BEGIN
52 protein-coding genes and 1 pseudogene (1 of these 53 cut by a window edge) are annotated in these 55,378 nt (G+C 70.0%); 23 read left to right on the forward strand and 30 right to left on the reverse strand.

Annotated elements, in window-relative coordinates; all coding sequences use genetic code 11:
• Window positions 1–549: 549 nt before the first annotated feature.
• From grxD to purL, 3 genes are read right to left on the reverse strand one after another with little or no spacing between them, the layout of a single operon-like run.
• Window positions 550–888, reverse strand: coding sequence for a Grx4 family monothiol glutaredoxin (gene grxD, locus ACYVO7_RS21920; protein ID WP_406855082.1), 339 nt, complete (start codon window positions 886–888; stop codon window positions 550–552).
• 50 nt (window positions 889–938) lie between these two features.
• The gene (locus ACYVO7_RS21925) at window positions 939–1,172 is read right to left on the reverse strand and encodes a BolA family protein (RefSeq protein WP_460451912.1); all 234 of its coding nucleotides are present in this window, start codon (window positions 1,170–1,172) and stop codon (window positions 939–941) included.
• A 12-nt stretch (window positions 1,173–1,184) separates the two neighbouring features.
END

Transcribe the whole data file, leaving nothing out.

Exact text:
52 protein-coding genes and 1 pseudogene (1 of these 53 cut by a window edge) are annotated in these 55,378 nt (G+C 70.0%); 23 read left to right on the forward strand and 30 right to left on the reverse strand.

Annotated elements, in window-relative coordinates; all coding sequences use genetic code 11:
• Window positions 1–549: 549 nt before the first annotated feature.
• From grxD to purL, 3 genes are read right to left on the reverse strand one after another with little or no spacing between them, the layout of a single operon-like run.
• Window positions 550–888, reverse strand: coding sequence for a Grx4 family monothiol glutaredoxin (gene grxD, locus ACYVO7_RS21920; protein ID WP_406855082.1), 339 nt, complete (start codon window positions 886–888; stop codon window positions 550–552).
• 50 nt (window positions 889–938) lie between these two features.
• The gene (locus ACYVO7_RS21925) at window positions 939–1,172 is read right to left on the reverse strand and encodes a BolA family protein (RefSeq protein WP_460451912.1); all 234 of its coding nucleotides are present in this window, start codon (window positions 1,170–1,172) and stop codon (window positions 939–941) included.
• A 12-nt stretch (window positions 1,173–1,184) separates the two neighbouring features.